Testing is just the start when it comes to ending Covid-19, doc says
As mayors manage the scarcity of Covid-19 tests in their cities, they also need to “play one chess move ahead” to make sure their communities are using testing to produce maximum impact.
That was the message Dr. Josh Sharfstein of the Johns Hopkins Bloomberg School of Public Health sent to 600-plus city leaders gathered online yesterday for a virtual learning session of the Coronavirus Local Response Initiative. “It’s not just testing we want,” Sharfstein said. “We want more testing and follow up. We have to make sure that it’s not just that more people are being diagnosed with coronavirus but that those diagnoses are leading to action that reduces the spread of infection from person to person.”
Sharfstein outlined three scenarios mayors are likely to face around testing in the coming weeks, and actions they can take to make the best use of it.
The first scenario is where there’s not enough testing available. That’s the one many cities are in now, with New York City the most vivid example. In this situation, Sharfstein said, mayors can support prioritizing testing for those who need it most: very sick patients in the hospital (so that medical staff know what condition they’re dealing with) and health-care workers and first responders (so that those who test positive can avoid passing on the virus to others).
In this scenario, Sharfstein said, a lot of people who feel sick and want to know if they have Covid-19 should simply assume they do — and act responsibly by quarantining themselves and notifying any people they’ve had close contact with. Mayors need to message this clearly.
“‘I understand you want to know if you have the coronavirus,’” Sharfstein said mayors can tell their constituents. “‘We all want to know. Right now, with limited testing, we have to use [the tests we have available] the best we can to prevent infections in the hospital and in the healthcare system.”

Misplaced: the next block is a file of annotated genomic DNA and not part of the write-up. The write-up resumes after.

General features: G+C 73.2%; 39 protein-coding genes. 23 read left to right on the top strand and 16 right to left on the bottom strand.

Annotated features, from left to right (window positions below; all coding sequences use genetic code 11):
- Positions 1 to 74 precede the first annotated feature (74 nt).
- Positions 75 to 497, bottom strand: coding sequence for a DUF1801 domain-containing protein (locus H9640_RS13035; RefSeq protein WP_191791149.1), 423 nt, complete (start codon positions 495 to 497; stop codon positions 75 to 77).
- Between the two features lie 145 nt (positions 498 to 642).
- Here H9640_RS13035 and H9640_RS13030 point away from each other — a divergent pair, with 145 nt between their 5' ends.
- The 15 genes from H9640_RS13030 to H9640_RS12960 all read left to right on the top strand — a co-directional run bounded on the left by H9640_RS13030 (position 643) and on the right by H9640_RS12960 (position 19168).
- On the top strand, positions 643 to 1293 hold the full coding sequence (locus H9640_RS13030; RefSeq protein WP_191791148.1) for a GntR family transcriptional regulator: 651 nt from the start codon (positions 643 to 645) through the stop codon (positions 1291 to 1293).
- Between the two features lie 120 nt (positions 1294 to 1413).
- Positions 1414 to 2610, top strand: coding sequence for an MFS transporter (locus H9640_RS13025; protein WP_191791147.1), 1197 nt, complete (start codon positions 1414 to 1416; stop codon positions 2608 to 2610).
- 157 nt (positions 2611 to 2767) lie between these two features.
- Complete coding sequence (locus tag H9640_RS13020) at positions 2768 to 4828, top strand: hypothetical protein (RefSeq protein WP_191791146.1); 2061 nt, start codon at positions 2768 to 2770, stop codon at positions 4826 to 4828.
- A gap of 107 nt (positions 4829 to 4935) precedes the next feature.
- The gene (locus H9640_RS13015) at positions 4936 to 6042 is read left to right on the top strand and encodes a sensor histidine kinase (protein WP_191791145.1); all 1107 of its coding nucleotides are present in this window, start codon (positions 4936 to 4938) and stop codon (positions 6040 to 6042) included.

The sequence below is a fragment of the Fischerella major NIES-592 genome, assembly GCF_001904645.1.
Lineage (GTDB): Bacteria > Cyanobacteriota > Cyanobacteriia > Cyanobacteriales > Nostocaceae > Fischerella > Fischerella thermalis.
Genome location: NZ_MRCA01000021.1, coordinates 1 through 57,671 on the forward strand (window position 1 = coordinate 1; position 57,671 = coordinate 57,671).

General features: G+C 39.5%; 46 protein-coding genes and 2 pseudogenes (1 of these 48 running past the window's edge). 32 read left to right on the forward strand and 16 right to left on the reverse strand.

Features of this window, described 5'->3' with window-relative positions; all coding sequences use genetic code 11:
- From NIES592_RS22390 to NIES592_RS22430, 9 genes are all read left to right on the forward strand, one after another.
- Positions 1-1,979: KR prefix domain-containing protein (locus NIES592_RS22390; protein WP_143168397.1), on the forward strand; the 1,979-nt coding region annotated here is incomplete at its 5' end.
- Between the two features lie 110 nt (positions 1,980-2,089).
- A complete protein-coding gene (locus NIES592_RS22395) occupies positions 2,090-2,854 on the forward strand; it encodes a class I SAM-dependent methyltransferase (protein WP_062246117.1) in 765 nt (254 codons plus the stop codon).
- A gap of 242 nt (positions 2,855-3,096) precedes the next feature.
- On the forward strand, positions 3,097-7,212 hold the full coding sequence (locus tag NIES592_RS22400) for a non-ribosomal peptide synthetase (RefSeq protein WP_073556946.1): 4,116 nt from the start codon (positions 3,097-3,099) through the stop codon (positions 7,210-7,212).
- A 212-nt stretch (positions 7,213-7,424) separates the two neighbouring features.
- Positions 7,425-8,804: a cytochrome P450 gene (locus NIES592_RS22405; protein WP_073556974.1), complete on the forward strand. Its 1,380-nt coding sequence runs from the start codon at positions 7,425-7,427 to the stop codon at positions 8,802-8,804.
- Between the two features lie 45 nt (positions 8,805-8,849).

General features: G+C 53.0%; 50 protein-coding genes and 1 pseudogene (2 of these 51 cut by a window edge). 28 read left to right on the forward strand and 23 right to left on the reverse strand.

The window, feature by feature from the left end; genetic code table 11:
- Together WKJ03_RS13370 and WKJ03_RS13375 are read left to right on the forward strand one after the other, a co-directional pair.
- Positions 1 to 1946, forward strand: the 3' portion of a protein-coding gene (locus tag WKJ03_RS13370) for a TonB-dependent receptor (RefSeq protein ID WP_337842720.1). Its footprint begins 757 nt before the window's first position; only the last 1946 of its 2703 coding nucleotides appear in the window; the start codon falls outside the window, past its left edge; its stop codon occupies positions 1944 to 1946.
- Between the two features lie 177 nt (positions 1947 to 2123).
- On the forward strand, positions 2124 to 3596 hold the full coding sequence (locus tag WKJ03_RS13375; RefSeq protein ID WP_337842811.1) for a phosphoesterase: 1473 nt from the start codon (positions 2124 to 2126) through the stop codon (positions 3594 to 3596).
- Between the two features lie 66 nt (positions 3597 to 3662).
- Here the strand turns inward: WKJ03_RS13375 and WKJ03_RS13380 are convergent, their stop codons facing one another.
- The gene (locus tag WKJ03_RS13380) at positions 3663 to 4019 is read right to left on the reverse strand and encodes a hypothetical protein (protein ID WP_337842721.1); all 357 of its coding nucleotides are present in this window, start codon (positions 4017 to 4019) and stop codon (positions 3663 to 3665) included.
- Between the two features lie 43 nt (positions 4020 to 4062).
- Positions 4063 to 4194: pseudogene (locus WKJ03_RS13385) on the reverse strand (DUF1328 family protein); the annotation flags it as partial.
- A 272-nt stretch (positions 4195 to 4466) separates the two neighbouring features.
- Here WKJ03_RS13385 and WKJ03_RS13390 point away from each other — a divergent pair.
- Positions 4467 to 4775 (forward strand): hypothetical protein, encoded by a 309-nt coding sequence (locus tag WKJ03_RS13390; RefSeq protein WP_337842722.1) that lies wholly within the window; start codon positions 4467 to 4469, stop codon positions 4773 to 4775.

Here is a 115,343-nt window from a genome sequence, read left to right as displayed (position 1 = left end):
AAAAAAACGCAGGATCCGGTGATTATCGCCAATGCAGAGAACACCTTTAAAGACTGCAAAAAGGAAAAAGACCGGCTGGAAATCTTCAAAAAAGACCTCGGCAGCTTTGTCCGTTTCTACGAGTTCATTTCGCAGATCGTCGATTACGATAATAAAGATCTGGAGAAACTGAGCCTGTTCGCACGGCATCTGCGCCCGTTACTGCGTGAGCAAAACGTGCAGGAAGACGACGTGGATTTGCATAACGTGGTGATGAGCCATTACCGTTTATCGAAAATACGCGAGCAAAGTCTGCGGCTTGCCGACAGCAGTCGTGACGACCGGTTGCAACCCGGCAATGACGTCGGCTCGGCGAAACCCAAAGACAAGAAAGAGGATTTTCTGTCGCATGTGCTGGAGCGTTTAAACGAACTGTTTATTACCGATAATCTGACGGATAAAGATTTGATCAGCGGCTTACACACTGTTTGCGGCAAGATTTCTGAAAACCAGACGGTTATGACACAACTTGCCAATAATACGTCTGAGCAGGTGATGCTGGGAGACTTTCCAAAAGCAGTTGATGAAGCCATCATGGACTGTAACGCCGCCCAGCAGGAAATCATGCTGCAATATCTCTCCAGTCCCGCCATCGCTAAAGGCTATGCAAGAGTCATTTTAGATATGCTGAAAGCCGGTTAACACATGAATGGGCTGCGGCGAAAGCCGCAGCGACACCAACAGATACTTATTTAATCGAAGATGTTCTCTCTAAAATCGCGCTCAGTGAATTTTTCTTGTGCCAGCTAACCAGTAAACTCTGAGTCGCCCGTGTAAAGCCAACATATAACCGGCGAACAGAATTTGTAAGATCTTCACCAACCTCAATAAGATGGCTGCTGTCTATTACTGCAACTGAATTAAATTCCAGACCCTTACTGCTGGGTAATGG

The second scenario is where more testing becomes available — which Sharfstein said he expects to be the case in many communities in the next few weeks. As that becomes the case, the next priority is to protect high-risk populations, especially people living in nursing homes, assisted-living facilities, and other settings where infections spread quickly and accelerate a flood of patients in hospital intensive care units.
Sharfstein said there’s a critical role for mayors in prioritizing testing in these facilities, as well as making sure they are following CDC guidelines for these facilities. “It’s important that if someone has a fever in one of these settings that they are very highly prioritized for a test,” Sharfstein said. “You want that person to get a test, because you want to immediately identify that infection and make sure there’s a public health team in there to assess the situation and impose infection control measures.”
The third scenario is when testing, finally, becomes readily available. That may seem far away, but Sharfstein urged mayors to think strategically about what their cities can do to take full advantage when the time comes. “Don’t just be happy that there’s testing around and that people can get tested and find out if they have the coronavirus,” Sharfstein said. “Build a system, one that makes sure those people get isolated and their contacts get quarantined, and supports them in that.”
Sharfstein suggested mayors consider setting up a call center for people with symptoms to call into and get quick referrals for testing. Callers could be flagged for follow-up to make sure those who test positive are getting good instruction about how to isolate, and begin contact tracing immediately. Mayors also could consider following the example of Singapore, which moved sick people out of their homes to keep their family members safe.
“Really supporting the community who need to isolate and quarantine themselves is a huge job of cities,” Sharfstein said. “It’s one of the most difficult and overlooked things that were done in Singapore and South Korea.”
“Mayors have a very important role to play in testing,” Sharfstein continued. “It’s to remind people that it’s not just about testing — it’s about testing, plus follow up. Testing plus action.”